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The National Park Service Turns 105!

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The US National Parks are home to some of the most stunning landscapes in the United States. From the craggy peaks of Denali to the lush swamps of Everglades, there’s plenty to enjoy and discover on your adventures to the United States’ finest outdoor recreation sites.

However, our beloved parks wouldn’t be the same without the passionate stewards that care for the land, day in, and day out: the US National Park Service.

Olympic National Park, Washington
Yellowstone National Park

Although the first US National Park—Yellowstone—was founded in 1872, the National Park Service didn’t come into being until August 25, 1916 when President Woodrow Wilson signed the National Park Service Organic Act into law.

Every year since, the ever-growing National Park Service celebrates its birthday on August 25. That means that this year, we get to celebrate the agency’s 105th birthday! Needless to say, we’re already planning our adventure.

The National Park Service’s birthday is actually a fee-free day at all national park service units. So, get your hiking boots on, download your maps in PeakVisor, and get ready to hit the trail!

Not sure where to go for your next adventure? Here are 10 of the best parks to check out this August:

1. Acadia National Park, Maine

Acadia National Park, Maine

The first national park in the US established to the east of the Mississippi, Acadia National Park is a veritable treasure trove of adventure located on the ancestral land of the Wabanaki. Acadia is located predominantly on Mount Desert Island, which is just a 3 hour drive from the bustling city of Portland, Maine.

Acadia is known for its stunning seascapes, rich biodiversity, and fantastic hiking opportunities. While there, you can also head out on a whale watching trip in the hopes of spotting some of the region’s abundant marine life.

If peak bagging is more your style, you can take a sunrise hike to the top of Cadillac Mountain—the first place in the continental US to see the sunrise each day. For a more casual adventure, you can take a walk around the shoreline of Mount Desert Island to see the famous Otter Cliffs and the aptly named Thunder Hole.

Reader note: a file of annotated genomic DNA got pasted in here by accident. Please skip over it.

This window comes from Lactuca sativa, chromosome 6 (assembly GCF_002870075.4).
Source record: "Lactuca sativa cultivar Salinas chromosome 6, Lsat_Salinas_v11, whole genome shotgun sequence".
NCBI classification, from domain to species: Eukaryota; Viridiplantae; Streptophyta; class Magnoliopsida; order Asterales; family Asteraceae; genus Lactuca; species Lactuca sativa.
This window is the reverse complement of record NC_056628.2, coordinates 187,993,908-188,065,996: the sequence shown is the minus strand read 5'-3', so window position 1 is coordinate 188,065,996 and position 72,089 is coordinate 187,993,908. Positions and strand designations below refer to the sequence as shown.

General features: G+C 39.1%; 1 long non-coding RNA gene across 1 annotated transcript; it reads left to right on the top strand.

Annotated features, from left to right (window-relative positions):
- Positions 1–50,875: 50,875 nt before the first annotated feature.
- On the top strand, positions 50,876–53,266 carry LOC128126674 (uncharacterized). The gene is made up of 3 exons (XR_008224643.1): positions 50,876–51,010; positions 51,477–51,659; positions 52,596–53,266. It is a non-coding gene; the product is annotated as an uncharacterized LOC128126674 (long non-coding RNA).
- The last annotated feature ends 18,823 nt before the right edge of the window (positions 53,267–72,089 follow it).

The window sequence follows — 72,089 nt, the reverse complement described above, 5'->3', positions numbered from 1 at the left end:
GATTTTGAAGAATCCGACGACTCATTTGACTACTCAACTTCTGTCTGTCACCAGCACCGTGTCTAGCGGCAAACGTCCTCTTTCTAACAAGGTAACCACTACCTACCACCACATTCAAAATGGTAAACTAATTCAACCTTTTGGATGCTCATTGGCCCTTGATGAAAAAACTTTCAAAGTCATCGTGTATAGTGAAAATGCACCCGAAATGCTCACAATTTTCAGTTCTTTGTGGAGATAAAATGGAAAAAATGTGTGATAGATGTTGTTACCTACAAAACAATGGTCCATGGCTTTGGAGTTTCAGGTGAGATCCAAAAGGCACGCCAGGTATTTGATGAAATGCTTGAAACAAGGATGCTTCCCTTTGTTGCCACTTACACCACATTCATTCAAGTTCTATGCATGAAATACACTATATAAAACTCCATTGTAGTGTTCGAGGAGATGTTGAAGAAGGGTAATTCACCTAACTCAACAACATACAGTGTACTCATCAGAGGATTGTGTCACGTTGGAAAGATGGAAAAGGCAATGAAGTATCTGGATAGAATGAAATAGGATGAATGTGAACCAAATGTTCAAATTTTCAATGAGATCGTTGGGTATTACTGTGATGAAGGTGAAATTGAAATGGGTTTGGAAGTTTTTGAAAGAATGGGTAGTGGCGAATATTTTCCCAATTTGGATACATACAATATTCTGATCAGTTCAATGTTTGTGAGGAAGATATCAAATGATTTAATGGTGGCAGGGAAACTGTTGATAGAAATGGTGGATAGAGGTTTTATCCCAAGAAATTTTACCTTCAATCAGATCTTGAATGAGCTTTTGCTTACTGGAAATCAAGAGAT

2. Olympic National Park, Washington

Olympic National Park, Washington

Encompassing the bulk of Washington’s famous Olympic Peninsula, Olympic National Park is a land of dense temperate rainforests, glaciated peaks, and rugged coastlines.

The park is located on the traditional territory of the Makah, Quileute, Hoh, Quinault, Skokomish, Port Gamble S'Klallam, Jamestown S'Klallam, and Lower Elwha Klallam. Plus, it’s just a short drive from Seattle, so it’s the perfect place to adventure for locals and visitors alike!

Olympic was designated as a national park in 1938 and, since then, it’s become a go-to place to hikers and mountaineers. Summit attempts on peaks like Mount Olympus, Mount Deception, and Mount Constance are a right of passage for many local climbers, though there are plenty of less technical hikes in the park, too.

If you’re looking to get up into the mountains, a trek to Crescent Lake or the Staircase Region might be your best bet. Alternatively, head to the Hoh Rainforest if you want to see the park’s splendor and biodiversity on full display.

3. Channel Islands National Park, California

Channel Islands National Park, California

One of the more unique parks in the US, Channel Islands National Park is a seaside escape in southern California located on the ancestral lands of the Chumash. The park is located a relatively short ferry or plane ride from Santa Barbara or Ventura, after which you’ll arrive on craggy islands that feel like a world away from the big city of Los Angeles.